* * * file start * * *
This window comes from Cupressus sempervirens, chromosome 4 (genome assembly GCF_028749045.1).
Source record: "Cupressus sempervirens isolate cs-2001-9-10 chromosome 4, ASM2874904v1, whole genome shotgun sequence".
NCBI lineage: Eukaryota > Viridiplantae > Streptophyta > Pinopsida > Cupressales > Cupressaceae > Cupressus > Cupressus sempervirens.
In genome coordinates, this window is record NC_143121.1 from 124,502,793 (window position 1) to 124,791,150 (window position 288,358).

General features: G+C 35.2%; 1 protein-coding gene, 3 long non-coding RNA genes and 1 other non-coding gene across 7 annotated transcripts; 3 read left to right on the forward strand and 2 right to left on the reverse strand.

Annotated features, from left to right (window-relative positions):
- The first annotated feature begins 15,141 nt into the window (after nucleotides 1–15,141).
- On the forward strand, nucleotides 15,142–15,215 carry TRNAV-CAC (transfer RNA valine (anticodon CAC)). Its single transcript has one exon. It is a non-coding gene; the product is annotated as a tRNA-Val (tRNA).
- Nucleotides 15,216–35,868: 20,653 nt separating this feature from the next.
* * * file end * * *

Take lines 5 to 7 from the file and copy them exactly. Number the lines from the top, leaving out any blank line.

General features: G+C 35.2%; 1 protein-coding gene, 3 long non-coding RNA genes and 1 other non-coding gene across 7 annotated transcripts; 3 read left to right on the forward strand and 2 right to left on the reverse strand.

Annotated features, from left to right (window-relative positions):
- The first annotated feature begins 15,141 nt into the window (after nucleotides 1–15,141).